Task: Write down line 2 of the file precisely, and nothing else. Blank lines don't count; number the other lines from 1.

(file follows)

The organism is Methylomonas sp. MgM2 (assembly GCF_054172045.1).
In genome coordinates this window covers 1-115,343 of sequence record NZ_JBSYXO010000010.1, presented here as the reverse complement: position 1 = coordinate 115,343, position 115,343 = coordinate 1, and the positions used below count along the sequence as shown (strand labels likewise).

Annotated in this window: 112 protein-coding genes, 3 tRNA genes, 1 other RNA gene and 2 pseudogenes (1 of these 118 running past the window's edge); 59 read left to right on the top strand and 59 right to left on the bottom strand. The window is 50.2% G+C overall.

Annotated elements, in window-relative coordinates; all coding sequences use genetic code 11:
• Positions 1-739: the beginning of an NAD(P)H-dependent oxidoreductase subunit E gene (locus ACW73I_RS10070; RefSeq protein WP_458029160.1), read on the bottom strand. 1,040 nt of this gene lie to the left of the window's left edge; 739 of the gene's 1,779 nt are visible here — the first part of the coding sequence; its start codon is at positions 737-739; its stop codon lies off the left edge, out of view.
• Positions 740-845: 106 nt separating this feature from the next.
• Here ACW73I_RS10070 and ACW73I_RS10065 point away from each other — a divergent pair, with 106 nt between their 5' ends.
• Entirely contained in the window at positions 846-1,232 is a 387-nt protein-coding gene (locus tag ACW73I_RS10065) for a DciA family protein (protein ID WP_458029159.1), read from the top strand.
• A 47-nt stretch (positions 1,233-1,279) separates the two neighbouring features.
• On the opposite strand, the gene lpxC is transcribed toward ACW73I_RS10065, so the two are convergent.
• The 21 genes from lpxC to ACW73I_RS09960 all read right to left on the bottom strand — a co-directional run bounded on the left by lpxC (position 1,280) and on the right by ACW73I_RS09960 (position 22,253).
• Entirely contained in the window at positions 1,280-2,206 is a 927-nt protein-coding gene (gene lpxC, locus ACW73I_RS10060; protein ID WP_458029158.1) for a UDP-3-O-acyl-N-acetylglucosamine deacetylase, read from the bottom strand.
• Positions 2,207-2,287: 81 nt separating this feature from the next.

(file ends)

In genome coordinates this window covers 1-115,343 of sequence record NZ_JBSYXO010000010.1, presented here as the reverse complement: position 1 = coordinate 115,343, position 115,343 = coordinate 1, and the positions used below count along the sequence as shown (strand labels likewise).